"1) A robot may not injure a human being or, through inaction, allow a human being to come to harm." Its installation approval process did not adequately protect against accidental approval by the elderly human, thereby causing her to come to harm.
"2) A robot must obey the orders given it by human beings except where such orders would conflict with the First Law." Although the installation technically "obeyed orders given it by human beings," in this case by proceeding with an installation that she accidentally approved, that caused her harm per the First Law.
"3) A robot must protect its own existence as long as such protection does not conflict with the First or Second Laws." Windows 10 would get high marks on this one in the "protect its own existence" category due to the fact that it can't be uninstalled once it's installed, except for having violated the First and Second Laws along the way.

Overall conclusion: "Bad robot!" (whacks Windows 10 with a newspaper.)

Comment Re:Mmmmm (Score 2) 45

This brings up an interesting question: would the actual Satoshi Nakamoto (whether or not that's the actual Craig Wright) have made more money by mining a lot of early bitcoin for cheap and sitting on a hoard until it takes off, as apparently was done, or would he (or she) make more money by "coming out" to patent bitcoin technology in advance before it became "prior art" (as it is today) and simply let others mine the initial cheap bitcoin? In other words, would the early patents have been worth more than the early bitcoin?

Comment Always The Donald to Me (Score 0) 403

The following original work is provided with apologizes to Billy Joel:

He's absorbed with himself, you can see in his eyes
He can spoil his party with demagogue lies
And he won't show you tax forms you thought you would see
He calls-names like a child but he's always The Donald to me

He can tweet you in hate, he can bromance and leave you
With a waive of his miniscule hand he can peeve you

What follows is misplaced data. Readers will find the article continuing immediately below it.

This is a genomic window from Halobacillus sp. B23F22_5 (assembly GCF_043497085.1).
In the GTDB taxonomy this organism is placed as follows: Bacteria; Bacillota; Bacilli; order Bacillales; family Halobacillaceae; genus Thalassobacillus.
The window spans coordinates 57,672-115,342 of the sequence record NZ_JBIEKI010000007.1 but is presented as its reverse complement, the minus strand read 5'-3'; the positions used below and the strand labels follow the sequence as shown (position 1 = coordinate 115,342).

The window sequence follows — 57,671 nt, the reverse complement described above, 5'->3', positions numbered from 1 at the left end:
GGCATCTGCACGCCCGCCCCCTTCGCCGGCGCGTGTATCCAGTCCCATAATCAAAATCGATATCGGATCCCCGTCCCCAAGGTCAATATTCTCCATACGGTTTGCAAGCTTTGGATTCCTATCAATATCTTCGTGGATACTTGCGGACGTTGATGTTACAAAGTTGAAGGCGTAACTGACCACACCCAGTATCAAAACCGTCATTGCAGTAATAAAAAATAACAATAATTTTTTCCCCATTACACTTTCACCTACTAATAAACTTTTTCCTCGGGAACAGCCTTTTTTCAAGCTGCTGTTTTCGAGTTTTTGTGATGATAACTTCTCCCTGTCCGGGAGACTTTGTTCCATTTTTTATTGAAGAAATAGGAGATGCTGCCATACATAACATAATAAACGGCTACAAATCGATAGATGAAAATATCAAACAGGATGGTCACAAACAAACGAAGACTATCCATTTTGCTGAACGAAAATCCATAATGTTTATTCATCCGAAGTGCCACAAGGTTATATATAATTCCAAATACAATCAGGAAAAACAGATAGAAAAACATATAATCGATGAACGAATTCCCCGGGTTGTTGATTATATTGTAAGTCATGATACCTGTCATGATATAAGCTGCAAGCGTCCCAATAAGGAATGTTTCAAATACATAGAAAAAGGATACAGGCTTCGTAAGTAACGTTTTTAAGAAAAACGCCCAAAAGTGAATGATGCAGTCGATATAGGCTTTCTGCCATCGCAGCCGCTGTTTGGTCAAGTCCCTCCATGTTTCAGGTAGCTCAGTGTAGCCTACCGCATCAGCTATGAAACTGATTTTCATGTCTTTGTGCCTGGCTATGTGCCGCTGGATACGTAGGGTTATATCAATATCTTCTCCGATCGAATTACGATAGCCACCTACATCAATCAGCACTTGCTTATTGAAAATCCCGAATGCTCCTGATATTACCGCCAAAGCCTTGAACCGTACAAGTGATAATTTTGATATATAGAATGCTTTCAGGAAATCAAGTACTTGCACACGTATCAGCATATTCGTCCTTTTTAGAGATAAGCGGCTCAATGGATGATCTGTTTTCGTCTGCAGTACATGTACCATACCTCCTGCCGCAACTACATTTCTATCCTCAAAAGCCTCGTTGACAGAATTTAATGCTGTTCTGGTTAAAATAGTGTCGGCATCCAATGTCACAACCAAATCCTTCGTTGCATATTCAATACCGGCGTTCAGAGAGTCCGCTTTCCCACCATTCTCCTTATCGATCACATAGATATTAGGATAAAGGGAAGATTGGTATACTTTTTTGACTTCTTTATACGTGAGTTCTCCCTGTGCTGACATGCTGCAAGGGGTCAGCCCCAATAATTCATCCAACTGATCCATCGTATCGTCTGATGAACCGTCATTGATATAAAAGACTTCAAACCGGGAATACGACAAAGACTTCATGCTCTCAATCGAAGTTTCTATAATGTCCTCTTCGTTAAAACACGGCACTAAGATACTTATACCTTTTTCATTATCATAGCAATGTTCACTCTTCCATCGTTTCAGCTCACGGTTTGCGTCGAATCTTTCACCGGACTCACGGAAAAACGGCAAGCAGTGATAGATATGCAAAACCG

And if you throw a punch he will counter with three
Yeah he lies like a rug but he's always The Donald to me

Oh, he just cares for himself, he might win the big race
He's forever unkind
Oh, he never gives out and he never gives in
He just changes his mind

And he'll build a great wall to the south of our Eden
Then he'll send back brown parents whose children still need 'em
So he panders and brings out the worst you can be
Blame it all on yourself if you voted him POTUS-to-be

Oh, he just cares for himself, we might have him as Prez
Yet to tyrants he's kind
Oh, he never gives out and he never gives in
He just changes his mind

Comment Re:YOU FAIL IT (Score 1) 161

Right, because Windows or OS X have never ever had booting problems in their release history?

Personally, throughout many years of use of Windows, starting with NT4, I've never once had a boot problem with Windows that was due to a version change or an update from Microsoft. Instead, all the boot problems I've experienced seemed to revolve around other various types of data corruption on the machine.

Oh, except for the other day when my new (and first) Windows 10 machine took two hours to boot due to apparently having completely reinstalled Windows 10. I deduced that it was a complete reinstall not only because it took so long but also from the fact that in the last few stages it promised me that "none of your files have been changed."

At least it worked after that. Lord knows what they did to the machine, or why they did it. But I think I'm beginning to know what it feels like to be an attractive new inmate in a maximum-security prison...